Kiwi Shane van Gisbergen has respected his country’s motor racing heritage by acknowledging a significant landmark alongside his victory in the Bathurst 12 Hour.
Overcoming technical difficulties and a late penalty, Van Gisbergen posted his third major win as a McLaren factory driver, adding to a pair of successes in last year’s Blancpain Endurance Series.
The Bathurst win coincides with the 50th anniversary since his compatriots Bruce McLaren and Chris Amon claimed the greatest prize in sports car racing – the Le Mans 24 Hour.
It also came on a weekend when Patty McLaren, who married Bruce in 1961, died.
McLaren started what has become one of the most successful grand prix teams in history in 1966 with the operation also building and racing iconic Can-Am cars.
The English-based concern continued after McLaren’s tragic death while testing one of his Can-Am cars at Goodwood in 1970, with the squad becoming one of the most iconic F1 teams of all-time.
McLaren has increased its construction of road cars and competition cars in recent years through its GT3 program.
The company has this year joined forces with Gold Coast-based Tekno Autosports, which will campaign three McLarens in the Australian GT Championship.
“I know all the history and a Kiwi in a McLaren is a very cool thing,” van Gisbergen told Speedcafe.com.
“Also unfortunately Denny Hulme (Kiwi’s only F1 World Champion in 1967) is no longer with us but he was a legend here also.”
Hulme was part of the Frank Gardner-run BMW operation when he suffered a fatal heart attack during the 1992 Bathurst 1000.
“To win a race like that with the McLaren name as a Kiwi is awesome,” continued Van Gisbergen.
“I’m pretty proud of McLaren and also the Kiwis.
“I’m pumped for all the team. McLaren is just getting bigger worldwide.
“It’s a good reputation for the brand to add the 12 Hour to the list and hopefully there is more.”
Tekno Autosports McLaren team boss and Van Gisbergen’s co-driver Jono Webb also paid homage to the significance of the Kiwi/McLaren connection co-inciding with the Le Mans anniversary.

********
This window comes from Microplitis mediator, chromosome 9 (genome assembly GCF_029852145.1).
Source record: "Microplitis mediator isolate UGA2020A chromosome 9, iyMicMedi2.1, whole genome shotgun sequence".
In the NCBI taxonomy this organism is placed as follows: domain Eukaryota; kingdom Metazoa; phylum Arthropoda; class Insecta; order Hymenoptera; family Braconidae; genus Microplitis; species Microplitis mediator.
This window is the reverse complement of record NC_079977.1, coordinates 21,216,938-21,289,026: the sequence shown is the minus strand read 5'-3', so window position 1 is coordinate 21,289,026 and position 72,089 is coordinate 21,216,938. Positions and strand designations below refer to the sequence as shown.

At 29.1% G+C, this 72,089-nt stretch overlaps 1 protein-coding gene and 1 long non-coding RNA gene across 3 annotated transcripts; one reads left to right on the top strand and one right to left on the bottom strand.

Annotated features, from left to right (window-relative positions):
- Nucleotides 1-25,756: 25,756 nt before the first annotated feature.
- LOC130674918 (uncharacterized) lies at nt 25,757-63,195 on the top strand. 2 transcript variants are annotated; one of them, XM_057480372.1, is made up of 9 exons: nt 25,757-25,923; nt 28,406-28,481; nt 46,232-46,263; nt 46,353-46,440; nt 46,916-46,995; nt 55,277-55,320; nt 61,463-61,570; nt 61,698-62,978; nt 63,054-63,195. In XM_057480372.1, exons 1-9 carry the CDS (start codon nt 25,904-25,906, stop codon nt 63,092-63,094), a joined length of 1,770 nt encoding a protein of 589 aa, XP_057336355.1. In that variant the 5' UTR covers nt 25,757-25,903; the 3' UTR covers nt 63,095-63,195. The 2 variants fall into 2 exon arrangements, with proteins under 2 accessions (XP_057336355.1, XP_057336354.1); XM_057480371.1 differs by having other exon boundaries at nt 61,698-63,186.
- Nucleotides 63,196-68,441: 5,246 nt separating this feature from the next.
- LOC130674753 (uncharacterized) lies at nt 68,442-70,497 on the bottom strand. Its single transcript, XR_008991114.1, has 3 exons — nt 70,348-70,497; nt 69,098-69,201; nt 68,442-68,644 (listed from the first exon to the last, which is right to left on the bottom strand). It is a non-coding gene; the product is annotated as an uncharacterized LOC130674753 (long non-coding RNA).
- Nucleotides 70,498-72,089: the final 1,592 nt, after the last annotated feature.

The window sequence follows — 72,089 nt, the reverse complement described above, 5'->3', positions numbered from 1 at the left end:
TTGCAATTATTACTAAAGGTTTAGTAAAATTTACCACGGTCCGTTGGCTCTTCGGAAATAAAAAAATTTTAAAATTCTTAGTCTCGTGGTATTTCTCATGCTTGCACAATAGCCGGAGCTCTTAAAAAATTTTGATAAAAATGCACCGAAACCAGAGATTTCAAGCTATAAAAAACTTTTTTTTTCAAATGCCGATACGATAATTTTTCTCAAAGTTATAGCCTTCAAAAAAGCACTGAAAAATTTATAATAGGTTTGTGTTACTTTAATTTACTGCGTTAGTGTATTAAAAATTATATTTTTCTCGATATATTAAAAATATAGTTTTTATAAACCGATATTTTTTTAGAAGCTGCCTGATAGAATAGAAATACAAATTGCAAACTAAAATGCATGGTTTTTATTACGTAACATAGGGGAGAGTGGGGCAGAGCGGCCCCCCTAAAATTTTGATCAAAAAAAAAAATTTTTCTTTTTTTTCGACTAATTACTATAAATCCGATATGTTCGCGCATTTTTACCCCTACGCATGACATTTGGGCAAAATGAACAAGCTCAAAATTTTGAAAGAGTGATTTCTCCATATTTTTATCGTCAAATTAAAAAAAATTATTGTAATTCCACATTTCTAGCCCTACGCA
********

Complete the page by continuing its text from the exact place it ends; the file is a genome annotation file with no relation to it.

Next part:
“There’s obviously that New Zealand connection. Shane has been with the factory team for a little while now,” Webb said.
“And for a Kiwi to win a major race in a McLaren on the 50th anniversary is pretty awesome.
“It’s a great start to our relationship with McLaren GT and we wanted to put on a good show this weekend to show them what we could do.”
McLaren Technology Group Chairman and chief executive Ron Dennis paid tribute to the widow of the company’s founder.
“It was with great sadness that I heard the news that Patty McLaren had passed away,” Dennis said in a statement.
“Patty was a wonderful woman, and, over the 46 years that have elapsed since Bruce’s death in a testing accident at Goodwood in the summer of 1970, she has always remained close to the company that bears her husband’s name.
“She was especially resolute in the period immediately after Bruce’s accident, inspiring ‘my boys’, as she used to refer to the men who made up the grief-stricken team, not only to keep McLaren alive but also to make it successful.
“We have therefore lost not only a great lady but also a direct link to our company’s origins.
“On behalf of all 3000 of us at McLaren, I therefore pay tribute to Patty and offer our heartfelt condolences to her family and many friends.
“May she rest in peace.”